Chinese stocks led Asian markets higher on Monday as investors bet on a steady recovery for the world’s no. 2 economy, though caution about the fate of U.S. stimulus kept the dollar firm and a central bank policy tweak unwound some of the yuan’s gains.
MSCI’s broadest index of Asia-Pacific shares outside Japan .MIAPJ0000PUS rose 1% to 2-1/2-year highs, buoyed by a 2.4% gain in Chinese blue chips .CSI300 and a 2% rise by Hong Kong’s Hang Seng index .HSI.
Japanese stocks fell on Monday as concerns about upcoming corporate earnings reports prompted some investors to take profits, with industrial and consumer discretionary sectors leading the decline.
Japan’s Nikkei .N225 slipped 0.3% as investors fretted about corporate earnings while the broader TOPIX fell 0.24% to 1,643.35.
Shares of Yaskawa Electric Corp were the biggest decliner on the Nikkei, sinking 5.43% after the industrial robot maker said on Friday it expects its dividend payments to fall by around half.
Analysts said the news also weighed on broader sentiment, with investors also reluctant to buy stocks due to uncertainty about the U.S. presidential election on Nov. 3 and how that will affect economic policy.
In the U.S. Midwest, infections are at record levels and the World Health Organization is urging fresh curbs for Europe.
Coronavirus aid plans in the United States are also in disarray, with the Trump administration on Sunday calling on Congress to pass a stripped-down relief bill while talks on a more comprehensive proposal were again at an impasse.
Chinese blue chips have gained 17% this year, compared with an almost 8% gain by the S&P 500 .SPX. Foreigners’ buying of Chinese government bonds hit its fastest pace in more than two years last month.
Britain faces a surge in unemployment before Christmas, economists fear, as business struggle under lockdown restrictions and the government prepares new rules for areas where Covid-19 is the biggest threat.
Prime Minister Boris Johnson’s government are to impose further COVID-19 restrictions and the risk of spreading the virus is higher in pubs, restaurants and nightclubs, Culture Secretary Oliver Dowden said on Monday.
He said he hoped the virus would be under control by Christmas or sooner.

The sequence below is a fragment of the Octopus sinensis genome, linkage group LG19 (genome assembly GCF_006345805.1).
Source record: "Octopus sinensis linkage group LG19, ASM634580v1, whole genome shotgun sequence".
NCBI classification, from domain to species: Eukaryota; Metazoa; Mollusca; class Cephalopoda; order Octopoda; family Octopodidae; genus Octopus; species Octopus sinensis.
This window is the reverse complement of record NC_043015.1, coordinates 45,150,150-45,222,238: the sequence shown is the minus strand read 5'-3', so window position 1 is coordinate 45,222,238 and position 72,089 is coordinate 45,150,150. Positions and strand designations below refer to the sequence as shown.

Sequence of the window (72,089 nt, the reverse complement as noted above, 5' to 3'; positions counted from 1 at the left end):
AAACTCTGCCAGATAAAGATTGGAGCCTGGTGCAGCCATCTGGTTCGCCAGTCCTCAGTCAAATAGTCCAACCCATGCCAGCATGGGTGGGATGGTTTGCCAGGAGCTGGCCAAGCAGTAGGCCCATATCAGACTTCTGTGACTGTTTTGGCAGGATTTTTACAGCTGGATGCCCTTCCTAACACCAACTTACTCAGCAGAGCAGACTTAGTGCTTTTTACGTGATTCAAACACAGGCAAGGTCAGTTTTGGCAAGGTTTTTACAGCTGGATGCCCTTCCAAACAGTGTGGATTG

The CEBRthinktank is warning this morning that at least 1.25 million more people are at risk of losing their jobs by Christmas, as it hikes its Christmas unemployment forecast.
With Covid-19 still battering the economy, more companies will be forced to lay staff off – particularly those who were furloughed since the lockdown.
That would push the jobless total towards three million – up from 1.4m this summer. It would drive the unemployment rate over 8% – for the first time in almost a decade.
In other news, the International Monetary Fund (IMF) and the World Bank’s annual meeting is taking place, virtually, this week – under the shadow of the worst slump in decades due to COVID-19.
Today, ECB President Christine Lagarde and IMF European Department Director Alfred Kammer will talk about the need for ‘structural transformation’ to improve the economic landscape after the pandemic.
Overview for the Week Ahead
The UK corporate calendar on Monday has trading statements from XP Power, Network International Holdings, and Scapa Group, while e-Therapeutics will report half-year results. In the economic calendar on Monday, European Central Bank President Christine Lagarde is scheduled to speak at a Governor Talk virtual meeting at 1200 BST.
Also, this week, US bank earnings season gets underway with third-quarter results from JPMorgan Chase and Citigroup due on Tuesday. Wells Fargo, Bank of America and Goldman Sachs report on Wednesday, followed by Morgan Stanley on Thursday.
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